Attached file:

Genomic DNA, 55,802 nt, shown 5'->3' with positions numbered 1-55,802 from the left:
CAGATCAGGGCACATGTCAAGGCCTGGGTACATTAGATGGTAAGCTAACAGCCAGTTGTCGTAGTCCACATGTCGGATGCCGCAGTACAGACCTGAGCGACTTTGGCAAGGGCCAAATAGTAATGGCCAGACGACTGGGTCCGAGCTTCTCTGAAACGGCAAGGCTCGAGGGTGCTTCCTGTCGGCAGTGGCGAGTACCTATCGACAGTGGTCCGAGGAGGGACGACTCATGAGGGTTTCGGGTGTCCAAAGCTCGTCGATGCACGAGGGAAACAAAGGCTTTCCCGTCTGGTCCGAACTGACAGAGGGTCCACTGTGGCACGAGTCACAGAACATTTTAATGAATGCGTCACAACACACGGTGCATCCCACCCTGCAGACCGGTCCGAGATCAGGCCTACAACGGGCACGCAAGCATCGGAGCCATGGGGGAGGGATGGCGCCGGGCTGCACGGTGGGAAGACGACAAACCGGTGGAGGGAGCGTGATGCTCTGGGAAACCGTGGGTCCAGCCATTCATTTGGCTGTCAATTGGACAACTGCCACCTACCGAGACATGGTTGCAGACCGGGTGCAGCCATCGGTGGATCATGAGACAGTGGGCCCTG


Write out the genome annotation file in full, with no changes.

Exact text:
Genomic DNA, 55,802 nt, shown 5'->3' with positions numbered 1-55,802 from the left:
CAGATCAGGGCACATGTCAAGGCCTGGGTACATTAGATGGTAAGCTAACAGCCAGTTGTCGTAGTCCACATGTCGGATGCCGCAGTACAGACCTGAGCGACTTTGGCAAGGGCCAAATAGTAATGGCCAGACGACTGGGTCCGAGCTTCTCTGAAACGGCAAGGCTCGAGGGTGCTTCCTGTCGGCAGTGGCGAGTACCTATCGACAGTGGTCCGAGGAGGGACGACTCATGAGGGTTTCGGGTGTCCAAAGCTCGTCGATGCACGAGGGAAACAAAGGCTTTCCCGTCTGGTCCGAACTGACAGAGGGTCCACTGTGGCACGAGTCACAGAACATTTTAATGAATGCGTCACAACACACGGTGCATCCCACCCTGCAGACCGGTCCGAGATCAGGCCTACAACGGGCACGCAAGCATCGGAGCCATGGGGGAGGGATGGCGCCGGGCTGCACGGTGGGAAGACGACAAACCGGTGGAGGGAGCGTGATGCTCTGGGAAACCGTGGGTCCAGCCATTCATTTGGCTGTCAATTGGACAACTGCCACCTACCGAGACATGGTTGCAGACCGGGTGCAGCCATCGGTGGATCATGAGACAGTGGGCCCTG